I was so grateful that Oliver Stone's World Trade Center wasn't overheated to the point of derangement, in the manner of his "political" hallucinations JFK (1991) and Nixon (1995), that I feel a little guilty for not responding to it more. Stone should be encouraged to stay off whatever he used to smoke, but he tones it down so much that World Trade Center is like a yawningly uplifting TV movie. There are many states of mind between delirium and coma, but whatever else it may be, Stone's talent is not a moderate one.
World Trade Center is the story of two members of the Port Authority Police Department who were among the last, few people to be pulled alive from the rubble of the collapsed towers on September 11. Sgt. John McLoughlin (Nicolas Cage) is an unsmilingly earnest 21-year veteran who knows the building complex intimately. When he hears news of the first plane, he heads downtown and leads a troop of volunteers into the burning buildings to rescue people on the floors above. Willy Jimeno (Michael Peña) is a rookie under McLoughlin, who knows he's following the best leader. But no one could have achieved what these men attempted; they're still in the Concourse when the South Tower collapses. Both McLoughlin and Jimeno are pinned under slabs of concrete twenty feet below ground level.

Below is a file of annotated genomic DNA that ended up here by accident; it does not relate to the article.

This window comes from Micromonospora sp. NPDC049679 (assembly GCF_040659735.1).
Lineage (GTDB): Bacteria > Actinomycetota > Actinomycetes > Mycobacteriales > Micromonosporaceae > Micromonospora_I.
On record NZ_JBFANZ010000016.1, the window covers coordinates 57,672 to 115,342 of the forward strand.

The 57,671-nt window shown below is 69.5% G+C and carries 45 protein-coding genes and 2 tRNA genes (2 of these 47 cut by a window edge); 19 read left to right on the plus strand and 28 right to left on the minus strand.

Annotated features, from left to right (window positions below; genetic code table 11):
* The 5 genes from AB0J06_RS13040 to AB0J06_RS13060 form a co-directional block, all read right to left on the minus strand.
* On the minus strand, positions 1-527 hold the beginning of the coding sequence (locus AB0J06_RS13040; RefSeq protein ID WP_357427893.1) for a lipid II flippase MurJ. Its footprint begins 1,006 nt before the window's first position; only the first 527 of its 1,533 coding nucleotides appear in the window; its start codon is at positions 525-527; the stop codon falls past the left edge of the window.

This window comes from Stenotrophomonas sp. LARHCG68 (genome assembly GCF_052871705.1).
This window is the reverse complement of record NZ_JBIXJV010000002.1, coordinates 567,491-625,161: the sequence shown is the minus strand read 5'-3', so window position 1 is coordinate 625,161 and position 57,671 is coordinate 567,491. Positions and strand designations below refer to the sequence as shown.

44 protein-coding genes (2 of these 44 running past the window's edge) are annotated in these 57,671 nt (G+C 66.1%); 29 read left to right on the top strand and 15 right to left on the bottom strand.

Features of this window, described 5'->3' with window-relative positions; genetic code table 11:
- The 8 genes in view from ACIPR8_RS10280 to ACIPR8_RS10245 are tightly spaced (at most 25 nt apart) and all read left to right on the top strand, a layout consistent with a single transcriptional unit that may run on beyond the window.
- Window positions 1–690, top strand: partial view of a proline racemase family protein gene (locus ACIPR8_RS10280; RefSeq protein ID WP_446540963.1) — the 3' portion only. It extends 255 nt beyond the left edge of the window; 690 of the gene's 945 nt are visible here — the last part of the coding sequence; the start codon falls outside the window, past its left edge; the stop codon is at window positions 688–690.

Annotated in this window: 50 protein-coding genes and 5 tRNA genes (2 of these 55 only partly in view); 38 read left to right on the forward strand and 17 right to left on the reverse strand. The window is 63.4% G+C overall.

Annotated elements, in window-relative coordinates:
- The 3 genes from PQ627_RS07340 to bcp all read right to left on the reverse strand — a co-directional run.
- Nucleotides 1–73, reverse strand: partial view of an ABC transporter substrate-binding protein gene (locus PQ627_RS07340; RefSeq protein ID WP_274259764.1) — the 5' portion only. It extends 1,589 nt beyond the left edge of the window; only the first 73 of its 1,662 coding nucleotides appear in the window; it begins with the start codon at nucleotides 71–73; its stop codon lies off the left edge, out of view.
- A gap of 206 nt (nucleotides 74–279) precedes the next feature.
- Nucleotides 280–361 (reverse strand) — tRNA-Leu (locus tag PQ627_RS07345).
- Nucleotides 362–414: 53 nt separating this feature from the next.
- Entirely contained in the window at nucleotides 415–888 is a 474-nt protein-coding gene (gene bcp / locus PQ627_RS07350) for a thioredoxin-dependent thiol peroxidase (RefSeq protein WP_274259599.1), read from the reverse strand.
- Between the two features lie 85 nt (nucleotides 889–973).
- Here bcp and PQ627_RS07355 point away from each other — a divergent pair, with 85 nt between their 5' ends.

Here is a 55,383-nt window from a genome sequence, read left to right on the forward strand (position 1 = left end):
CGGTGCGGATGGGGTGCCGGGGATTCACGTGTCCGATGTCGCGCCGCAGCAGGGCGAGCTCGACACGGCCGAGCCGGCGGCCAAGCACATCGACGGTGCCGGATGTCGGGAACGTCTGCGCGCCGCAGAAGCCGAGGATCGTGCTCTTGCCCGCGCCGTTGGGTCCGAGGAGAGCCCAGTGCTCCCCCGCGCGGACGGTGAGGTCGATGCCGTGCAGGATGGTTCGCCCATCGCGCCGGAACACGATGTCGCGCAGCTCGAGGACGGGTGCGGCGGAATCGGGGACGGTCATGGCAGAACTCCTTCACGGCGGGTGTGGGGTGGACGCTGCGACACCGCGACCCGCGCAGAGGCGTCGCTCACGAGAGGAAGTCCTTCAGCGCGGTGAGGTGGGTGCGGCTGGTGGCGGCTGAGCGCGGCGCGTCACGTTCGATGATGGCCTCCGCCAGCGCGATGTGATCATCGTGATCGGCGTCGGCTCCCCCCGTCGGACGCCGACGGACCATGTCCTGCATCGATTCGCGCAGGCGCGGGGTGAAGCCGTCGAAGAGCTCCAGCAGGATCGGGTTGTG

Structurally, the screenplay by Andrea Berloff is an oddity. McLoughlin and Jimeno are two fearless knights who are alert but helpless during the battle of their lives — they're heroes almost entirely in intention. For most of the picture they're pretty much immobile (except for one arm apiece), unaware of what has happened, unsure if anyone will find them before they fatally hemorrhage or are crushed. All they can do is fight off sleep, in the belief they'll live longer if they do, though McLoughlin thinks they have only 14 hours.
The entire action thus covers what would be a single episode in an epic narrative; it's as if the Odyssey, for instance, featured only the adventure in Polyphemus's cave (and ended with an unfraught reunion with Penelope). In other words, World Trade Center reduces narrative entirely to a single ordeal (albeit part of a larger ordeal that will be a bold heading in future history books, as one character points out). It's a trial in which the knights remain nearly motionless, their great struggle simply to stay awake.